Cline is chairman of the Republican Study Committee’s Budget and Spending Task Force.  In a press release last year, he lamented the trillions in new spending authorized by the Democrats in recent years and the $31.92 trillion in national debt. (He does not mention the trillions in debt rung up during the Trump years.)  The study committee has a proposal that would “balance the budget in just seven years, cut spending by $16.3 trillion over 10 years and reduce Americans’ taxes by $5.1 trillion over 10 years.”

As part of that overall plan, Cline’s task force produced an alternative budget for 2024.  I have to give Cline and the task force some credit.  Usually, when conservatives call for spending cuts, they refuse to say what specific items should be cut or eliminated.  That is not the case with this document.  It has over 120 pages listing specific programs for elimination or reduced funding.  After dealing with Social Security, Medicare, and defense, the budget has about 30 pages of specific mandatory and discretionary spending programs it recommends eliminating or reducing. Continue reading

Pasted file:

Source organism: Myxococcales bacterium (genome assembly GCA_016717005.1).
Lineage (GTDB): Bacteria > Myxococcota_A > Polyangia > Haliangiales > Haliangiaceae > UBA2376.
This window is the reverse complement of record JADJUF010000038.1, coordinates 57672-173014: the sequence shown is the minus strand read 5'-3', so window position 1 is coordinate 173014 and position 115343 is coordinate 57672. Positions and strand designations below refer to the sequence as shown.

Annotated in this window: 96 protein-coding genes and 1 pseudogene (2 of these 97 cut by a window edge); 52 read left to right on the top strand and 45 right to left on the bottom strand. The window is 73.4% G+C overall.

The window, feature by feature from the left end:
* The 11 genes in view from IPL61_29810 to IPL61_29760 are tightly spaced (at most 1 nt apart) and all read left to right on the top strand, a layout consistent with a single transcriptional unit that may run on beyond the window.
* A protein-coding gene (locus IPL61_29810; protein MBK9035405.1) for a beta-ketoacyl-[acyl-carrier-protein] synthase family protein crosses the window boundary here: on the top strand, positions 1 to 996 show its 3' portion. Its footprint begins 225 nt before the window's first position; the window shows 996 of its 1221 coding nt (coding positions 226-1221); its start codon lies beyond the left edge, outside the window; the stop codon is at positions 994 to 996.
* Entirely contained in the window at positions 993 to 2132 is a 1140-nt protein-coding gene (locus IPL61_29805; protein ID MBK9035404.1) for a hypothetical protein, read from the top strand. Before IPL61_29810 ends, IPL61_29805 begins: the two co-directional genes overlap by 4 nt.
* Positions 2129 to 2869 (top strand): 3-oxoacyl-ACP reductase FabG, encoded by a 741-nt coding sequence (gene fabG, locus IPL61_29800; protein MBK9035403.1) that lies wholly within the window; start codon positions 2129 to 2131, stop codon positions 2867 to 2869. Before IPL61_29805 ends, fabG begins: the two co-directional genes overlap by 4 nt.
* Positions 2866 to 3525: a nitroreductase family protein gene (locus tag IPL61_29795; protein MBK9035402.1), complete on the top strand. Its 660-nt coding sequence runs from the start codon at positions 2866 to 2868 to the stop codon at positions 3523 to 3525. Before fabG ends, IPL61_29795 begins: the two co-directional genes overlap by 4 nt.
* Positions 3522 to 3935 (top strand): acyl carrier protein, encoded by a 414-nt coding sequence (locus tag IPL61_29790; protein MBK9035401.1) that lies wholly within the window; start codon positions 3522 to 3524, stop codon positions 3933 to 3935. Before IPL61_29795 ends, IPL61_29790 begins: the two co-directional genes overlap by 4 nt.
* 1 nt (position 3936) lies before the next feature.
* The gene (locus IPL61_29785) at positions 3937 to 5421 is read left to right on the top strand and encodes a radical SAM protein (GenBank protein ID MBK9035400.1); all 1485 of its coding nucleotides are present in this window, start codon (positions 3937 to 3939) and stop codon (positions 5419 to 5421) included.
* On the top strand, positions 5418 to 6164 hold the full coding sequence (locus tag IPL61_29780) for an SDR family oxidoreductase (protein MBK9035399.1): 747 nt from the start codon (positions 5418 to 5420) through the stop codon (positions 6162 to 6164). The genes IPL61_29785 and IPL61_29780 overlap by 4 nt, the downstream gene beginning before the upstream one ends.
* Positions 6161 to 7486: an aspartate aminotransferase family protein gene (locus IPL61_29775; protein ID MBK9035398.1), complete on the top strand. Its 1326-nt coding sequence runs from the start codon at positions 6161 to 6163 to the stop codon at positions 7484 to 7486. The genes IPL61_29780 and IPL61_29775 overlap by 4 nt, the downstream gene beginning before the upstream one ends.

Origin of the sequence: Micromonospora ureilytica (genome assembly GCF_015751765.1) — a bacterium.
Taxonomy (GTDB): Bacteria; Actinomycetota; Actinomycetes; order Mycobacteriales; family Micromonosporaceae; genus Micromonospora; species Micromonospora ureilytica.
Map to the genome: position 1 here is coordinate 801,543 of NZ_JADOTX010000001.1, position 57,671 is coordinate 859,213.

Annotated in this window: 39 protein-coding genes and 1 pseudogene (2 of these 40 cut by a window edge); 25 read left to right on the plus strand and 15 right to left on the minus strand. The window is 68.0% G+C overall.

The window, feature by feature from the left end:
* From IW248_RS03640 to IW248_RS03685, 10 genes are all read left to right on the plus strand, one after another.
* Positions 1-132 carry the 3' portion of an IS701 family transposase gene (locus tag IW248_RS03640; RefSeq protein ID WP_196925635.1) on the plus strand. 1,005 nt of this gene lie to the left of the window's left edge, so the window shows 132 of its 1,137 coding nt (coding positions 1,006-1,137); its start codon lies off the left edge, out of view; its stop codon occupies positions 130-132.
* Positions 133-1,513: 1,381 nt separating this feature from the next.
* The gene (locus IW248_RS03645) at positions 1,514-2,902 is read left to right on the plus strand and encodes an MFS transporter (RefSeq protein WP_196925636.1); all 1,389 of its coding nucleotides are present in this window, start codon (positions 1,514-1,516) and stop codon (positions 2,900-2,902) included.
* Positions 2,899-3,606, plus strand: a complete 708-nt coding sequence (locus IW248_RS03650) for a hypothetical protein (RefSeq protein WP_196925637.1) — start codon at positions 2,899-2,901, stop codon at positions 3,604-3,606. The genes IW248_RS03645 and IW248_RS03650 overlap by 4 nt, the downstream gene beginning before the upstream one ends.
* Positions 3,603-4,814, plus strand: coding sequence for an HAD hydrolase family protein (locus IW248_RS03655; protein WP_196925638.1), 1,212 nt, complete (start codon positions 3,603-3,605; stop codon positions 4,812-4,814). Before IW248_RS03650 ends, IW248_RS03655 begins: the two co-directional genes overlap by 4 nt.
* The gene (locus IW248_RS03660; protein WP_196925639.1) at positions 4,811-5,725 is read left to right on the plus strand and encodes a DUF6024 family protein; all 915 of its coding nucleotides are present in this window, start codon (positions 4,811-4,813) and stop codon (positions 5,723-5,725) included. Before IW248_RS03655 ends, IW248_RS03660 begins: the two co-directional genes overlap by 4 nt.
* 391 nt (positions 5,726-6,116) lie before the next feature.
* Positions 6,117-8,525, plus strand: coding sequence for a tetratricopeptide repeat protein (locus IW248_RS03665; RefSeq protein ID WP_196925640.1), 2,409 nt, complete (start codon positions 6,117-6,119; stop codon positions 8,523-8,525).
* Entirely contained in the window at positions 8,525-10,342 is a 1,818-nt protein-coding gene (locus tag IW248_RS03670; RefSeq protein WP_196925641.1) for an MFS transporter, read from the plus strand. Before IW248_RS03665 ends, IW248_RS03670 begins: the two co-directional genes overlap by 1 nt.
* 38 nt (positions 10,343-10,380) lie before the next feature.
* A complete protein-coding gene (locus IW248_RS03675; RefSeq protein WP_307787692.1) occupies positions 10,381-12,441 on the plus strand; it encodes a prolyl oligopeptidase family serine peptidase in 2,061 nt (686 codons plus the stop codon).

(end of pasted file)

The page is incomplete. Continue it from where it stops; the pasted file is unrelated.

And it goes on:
Didn’t We Settle This Divisive Concept Long Ago?

John C. Calhoun (National Portrait Gallery)

by Dick Hall-Sizemore

Governor Glenn Youngkin has signed on to a constitutional position that Virginia and other Southern states used to justify secession from the United States over 170 years ago.

Here, in a nutshell, are the events that led to this situation:

  • Greg Abbott ordered razor wire placed in the Rio Grande River to deter immigrants from crossing;
  • U.S. Border Patrol agents tried to remove the wire but were prevented from doing so by the Texas State Patrol and the Texas National Guard;
  • The United States sued;
  • A lower court ordered the Border Patrol not to attempt to remove the razor wire;
  • In a 5-4 decision, the U.S. Supreme Court vacated the lower court order. There were no written opinions accompanying the decision;
  • Despite the Supreme Court decision, Gov. Abbot still refuses to allow the Border Patrol access to certain crossing points, thereby denying that federal authority supersedes the state;